When Theresa was deciding about an unplanned pregnancy in her forties she ran away to Germany. To contemplate an abortion against her husbands’ demand and male entitlement to sex was a major step for her own empowerment as a female who does have the right to choose life every month with her menses. She returned and never regretted having her last child. The cost emotionally was extravagant for Theresa but it was a sacrificial South Slavic practice amongst the women to do so.

Since her first name Theresa was more Croat then Serb, her husband made her change her name to Marija. The intergenerational hatred follows intergenerational trauma twinning the forces of rage against females into a most mighty war campaign on the battlegrounds called home and marriage.

Warping into ethnic hatreds to mask the true hatred of women, the former Yugoslavs have the psycho-biological imprint of trauma in their genes. The last century of wars destroying homes, farm fields along with the raping and mayhem against women doused the South Slavic women in maternal fright and destructive martyrdom against their own gender.

Research and documentation of the long psychopathic history of South Slavic males is presented in the work of Alenka Puhar. “In short, the traditional life in Serbia, Croatia, Bosnia, Montenegro, as portrayed in fiction (and on stage and film), can be described as life of enormous hatred, vindictiveness and cruelty, with sexual expressions of aggression a common component. The traditional Balkan man rapes for power, he is extremely insecure and the best way he can find to make himself feel better and in control is to get drunk and violent, to make others feel even worse, to humiliate, to degrade, to inflict as much pain as possible. This makes him gain some self-respect and at the same time makes him respected in the eyes of other; less daring and violent men. As women are treated with a mixture of reverence and resentment, to conquer them is accompanied with an appropriately mixed response: the conqueror is a criminal and a hero at the same time; he is hated with awesome respect. Sexual triumphs in various forms produce tremendous guilt and pride at the same time.”[5]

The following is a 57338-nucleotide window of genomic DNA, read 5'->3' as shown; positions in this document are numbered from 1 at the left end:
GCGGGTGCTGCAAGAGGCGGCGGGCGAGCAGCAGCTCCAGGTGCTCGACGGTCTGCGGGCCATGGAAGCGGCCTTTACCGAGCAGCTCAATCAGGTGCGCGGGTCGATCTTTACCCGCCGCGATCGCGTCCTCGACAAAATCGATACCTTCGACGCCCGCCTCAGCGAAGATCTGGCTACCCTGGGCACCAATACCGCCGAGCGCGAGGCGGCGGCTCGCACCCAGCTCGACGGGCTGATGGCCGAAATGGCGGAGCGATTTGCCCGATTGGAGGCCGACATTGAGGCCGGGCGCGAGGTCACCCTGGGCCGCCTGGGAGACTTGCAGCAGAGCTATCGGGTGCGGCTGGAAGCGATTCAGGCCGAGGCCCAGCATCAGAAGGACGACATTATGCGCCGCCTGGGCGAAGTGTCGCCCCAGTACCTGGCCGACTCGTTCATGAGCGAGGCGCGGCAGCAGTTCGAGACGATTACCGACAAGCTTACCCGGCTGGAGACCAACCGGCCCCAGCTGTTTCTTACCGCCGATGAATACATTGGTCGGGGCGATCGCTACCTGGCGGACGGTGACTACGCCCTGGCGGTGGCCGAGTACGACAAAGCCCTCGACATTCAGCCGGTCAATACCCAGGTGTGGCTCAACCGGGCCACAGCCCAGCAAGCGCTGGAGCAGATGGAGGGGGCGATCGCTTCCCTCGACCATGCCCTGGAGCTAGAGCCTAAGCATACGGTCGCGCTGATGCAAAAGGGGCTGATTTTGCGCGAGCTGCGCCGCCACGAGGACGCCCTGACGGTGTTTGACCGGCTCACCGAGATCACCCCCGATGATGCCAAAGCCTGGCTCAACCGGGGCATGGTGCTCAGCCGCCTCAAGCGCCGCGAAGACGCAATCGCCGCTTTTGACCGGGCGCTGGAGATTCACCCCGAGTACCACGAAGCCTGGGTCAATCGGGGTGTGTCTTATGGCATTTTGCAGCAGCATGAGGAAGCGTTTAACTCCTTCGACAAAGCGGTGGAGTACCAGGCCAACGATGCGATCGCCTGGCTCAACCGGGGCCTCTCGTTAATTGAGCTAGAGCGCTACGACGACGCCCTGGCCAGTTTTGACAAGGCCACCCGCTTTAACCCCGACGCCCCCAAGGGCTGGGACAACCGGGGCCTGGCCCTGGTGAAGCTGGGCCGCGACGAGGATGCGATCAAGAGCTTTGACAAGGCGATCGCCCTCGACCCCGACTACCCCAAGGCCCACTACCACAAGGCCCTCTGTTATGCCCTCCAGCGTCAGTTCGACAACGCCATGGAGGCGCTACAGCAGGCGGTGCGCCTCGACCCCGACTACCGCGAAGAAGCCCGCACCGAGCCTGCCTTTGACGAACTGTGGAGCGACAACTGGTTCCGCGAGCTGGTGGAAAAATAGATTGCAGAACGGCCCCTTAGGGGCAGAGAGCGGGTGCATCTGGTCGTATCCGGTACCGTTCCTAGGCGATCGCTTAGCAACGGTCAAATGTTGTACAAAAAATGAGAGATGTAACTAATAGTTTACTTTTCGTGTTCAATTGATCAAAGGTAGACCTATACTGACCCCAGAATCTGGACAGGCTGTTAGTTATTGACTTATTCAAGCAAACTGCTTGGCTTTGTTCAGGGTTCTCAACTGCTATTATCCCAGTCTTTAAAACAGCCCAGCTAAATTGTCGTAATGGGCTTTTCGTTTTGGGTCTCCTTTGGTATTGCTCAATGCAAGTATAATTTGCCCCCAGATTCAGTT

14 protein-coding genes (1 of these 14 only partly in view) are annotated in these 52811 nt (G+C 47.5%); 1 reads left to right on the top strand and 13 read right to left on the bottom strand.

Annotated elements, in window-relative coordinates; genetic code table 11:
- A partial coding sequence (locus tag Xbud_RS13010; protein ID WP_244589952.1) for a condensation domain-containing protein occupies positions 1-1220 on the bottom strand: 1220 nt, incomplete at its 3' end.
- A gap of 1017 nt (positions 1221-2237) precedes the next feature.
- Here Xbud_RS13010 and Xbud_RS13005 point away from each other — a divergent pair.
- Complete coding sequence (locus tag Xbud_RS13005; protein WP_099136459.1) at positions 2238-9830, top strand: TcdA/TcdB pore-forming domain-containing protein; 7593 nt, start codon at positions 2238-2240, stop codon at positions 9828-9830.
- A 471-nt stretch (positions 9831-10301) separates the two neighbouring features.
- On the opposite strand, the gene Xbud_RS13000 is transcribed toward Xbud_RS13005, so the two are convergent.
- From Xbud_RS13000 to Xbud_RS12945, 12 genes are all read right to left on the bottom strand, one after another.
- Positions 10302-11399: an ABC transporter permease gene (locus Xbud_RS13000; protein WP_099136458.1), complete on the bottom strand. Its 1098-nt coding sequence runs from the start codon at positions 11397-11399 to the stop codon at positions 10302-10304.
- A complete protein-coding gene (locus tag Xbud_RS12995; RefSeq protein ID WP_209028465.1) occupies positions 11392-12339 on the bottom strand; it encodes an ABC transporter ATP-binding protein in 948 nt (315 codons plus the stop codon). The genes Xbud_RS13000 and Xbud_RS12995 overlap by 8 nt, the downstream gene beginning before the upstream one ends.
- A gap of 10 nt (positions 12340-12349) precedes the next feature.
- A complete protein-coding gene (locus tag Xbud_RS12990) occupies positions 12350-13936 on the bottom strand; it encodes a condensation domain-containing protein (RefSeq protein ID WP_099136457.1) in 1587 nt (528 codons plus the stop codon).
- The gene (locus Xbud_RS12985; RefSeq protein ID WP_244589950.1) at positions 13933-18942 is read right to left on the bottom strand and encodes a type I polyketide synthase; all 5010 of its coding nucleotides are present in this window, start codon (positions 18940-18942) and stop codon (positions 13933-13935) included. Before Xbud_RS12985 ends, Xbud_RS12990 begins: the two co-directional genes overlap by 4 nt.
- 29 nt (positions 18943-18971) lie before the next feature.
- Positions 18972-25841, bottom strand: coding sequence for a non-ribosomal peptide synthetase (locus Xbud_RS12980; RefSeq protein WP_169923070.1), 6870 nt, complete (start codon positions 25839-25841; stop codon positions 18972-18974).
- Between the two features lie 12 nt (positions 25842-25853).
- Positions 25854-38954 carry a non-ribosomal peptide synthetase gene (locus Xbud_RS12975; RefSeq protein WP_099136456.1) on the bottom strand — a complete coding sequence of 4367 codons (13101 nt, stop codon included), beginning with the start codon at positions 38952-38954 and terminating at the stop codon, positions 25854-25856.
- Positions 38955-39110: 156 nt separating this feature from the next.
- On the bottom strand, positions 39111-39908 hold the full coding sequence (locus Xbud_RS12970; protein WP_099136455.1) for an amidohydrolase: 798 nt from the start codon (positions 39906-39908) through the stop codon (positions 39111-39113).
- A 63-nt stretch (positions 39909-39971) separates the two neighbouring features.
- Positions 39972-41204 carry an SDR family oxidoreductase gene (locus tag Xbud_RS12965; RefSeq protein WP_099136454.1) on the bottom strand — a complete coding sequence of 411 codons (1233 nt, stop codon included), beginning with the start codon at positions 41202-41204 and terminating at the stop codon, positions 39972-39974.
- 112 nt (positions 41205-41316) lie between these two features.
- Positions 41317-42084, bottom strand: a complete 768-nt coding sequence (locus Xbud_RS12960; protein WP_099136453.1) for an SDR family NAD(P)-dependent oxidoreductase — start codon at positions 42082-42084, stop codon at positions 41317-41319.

Her husband would often volunteer her baking abilities to the Hamilton Serb Orthodox church which assaulted Theresa’s sensibilities. In reality, most South Slavic married men enjoy a slave labor pool under their domination even in present day Canadian and United States Serb Orthodox communities which is sanctioned by what Serb Orthodox communities call the Mother church.

Use of the Mother Church cunningly disguises their patriarchal abuse and slave labor agenda and to this day many Serb Orthodox Churches have women sitting on the left and men on the right. Women uphold the patriarchs’ unnatural laws which is significantly researched by author Robin Morgan in her chapter on Token Terrorism, “the woman trapped in this position must not only pledge her fealty but defend her commitment-and defend her denial of herself-with a vehemence sufficient to convince her own troubled soul as well as her vigilant male colleagues.”[6]

Immigration of Bosnian refugees and WWII former Yugoslav refugees imported the well honed domestic violence sanctioned as South Slavic culture. The important factor is that domestic violence in Canada and the United States are also in the same context as that of the South Slavs without a century of wars found on backyard soil.

Theresa does not have a computer or email. Her daughter wrote her mother’s responses to the interweaving interview queries.

Danica: Did she feel held hostage to the economics of being in a foreign land, not knowing the language as well in the beginning and having children to support? Was it about having no way out or not seeing a way out?

Theresa: She felt she had no way out as she did not have the education & she had her children already by that time. She says what she should have done right from the start is tried to complete school but that is looking in hind sight. Her sister who brought her to Canada did not encourage her to get an education and as a 15 year old at that time she did not know what she knows today.